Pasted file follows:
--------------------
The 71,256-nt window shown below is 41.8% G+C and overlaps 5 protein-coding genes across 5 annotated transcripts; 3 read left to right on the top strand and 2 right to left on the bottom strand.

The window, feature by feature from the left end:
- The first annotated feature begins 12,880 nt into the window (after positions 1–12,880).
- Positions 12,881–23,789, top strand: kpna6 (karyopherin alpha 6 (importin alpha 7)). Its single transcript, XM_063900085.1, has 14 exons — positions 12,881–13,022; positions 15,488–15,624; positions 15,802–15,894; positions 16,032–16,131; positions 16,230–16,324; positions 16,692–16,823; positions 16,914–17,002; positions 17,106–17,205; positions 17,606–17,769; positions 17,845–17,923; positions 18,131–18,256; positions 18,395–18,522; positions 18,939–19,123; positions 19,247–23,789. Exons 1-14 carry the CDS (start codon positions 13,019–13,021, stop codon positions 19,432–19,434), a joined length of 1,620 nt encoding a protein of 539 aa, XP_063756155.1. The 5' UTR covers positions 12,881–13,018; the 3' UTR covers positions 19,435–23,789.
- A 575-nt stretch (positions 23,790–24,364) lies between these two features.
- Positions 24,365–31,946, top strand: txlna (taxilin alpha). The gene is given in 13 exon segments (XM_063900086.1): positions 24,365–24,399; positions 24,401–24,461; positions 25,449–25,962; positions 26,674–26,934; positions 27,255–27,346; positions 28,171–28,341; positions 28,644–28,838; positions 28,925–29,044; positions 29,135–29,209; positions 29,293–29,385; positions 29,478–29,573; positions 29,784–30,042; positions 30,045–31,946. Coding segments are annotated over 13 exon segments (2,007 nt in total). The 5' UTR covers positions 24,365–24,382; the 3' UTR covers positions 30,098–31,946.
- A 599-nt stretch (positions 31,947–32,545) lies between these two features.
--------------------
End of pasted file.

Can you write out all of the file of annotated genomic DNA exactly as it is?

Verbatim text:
The 71,256-nt window shown below is 41.8% G+C and overlaps 5 protein-coding genes across 5 annotated transcripts; 3 read left to right on the top strand and 2 right to left on the bottom strand.

The window, feature by feature from the left end:
- The first annotated feature begins 12,880 nt into the window (after positions 1–12,880).
- Positions 12,881–23,789, top strand: kpna6 (karyopherin alpha 6 (importin alpha 7)). Its single transcript, XM_063900085.1, has 14 exons — positions 12,881–13,022; positions 15,488–15,624; positions 15,802–15,894; positions 16,032–16,131; positions 16,230–16,324; positions 16,692–16,823; positions 16,914–17,002; positions 17,106–17,205; positions 17,606–17,769; positions 17,845–17,923; positions 18,131–18,256; positions 18,395–18,522; positions 18,939–19,123; positions 19,247–23,789. Exons 1-14 carry the CDS (start codon positions 13,019–13,021, stop codon positions 19,432–19,434), a joined length of 1,620 nt encoding a protein of 539 aa, XP_063756155.1. The 5' UTR covers positions 12,881–13,018; the 3' UTR covers positions 19,435–23,789.
- A 575-nt stretch (positions 23,790–24,364) lies between these two features.
- Positions 24,365–31,946, top strand: txlna (taxilin alpha). The gene is given in 13 exon segments (XM_063900086.1): positions 24,365–24,399; positions 24,401–24,461; positions 25,449–25,962; positions 26,674–26,934; positions 27,255–27,346; positions 28,171–28,341; positions 28,644–28,838; positions 28,925–29,044; positions 29,135–29,209; positions 29,293–29,385; positions 29,478–29,573; positions 29,784–30,042; positions 30,045–31,946. Coding segments are annotated over 13 exon segments (2,007 nt in total). The 5' UTR covers positions 24,365–24,382; the 3' UTR covers positions 30,098–31,946.
- A 599-nt stretch (positions 31,947–32,545) lies between these two features.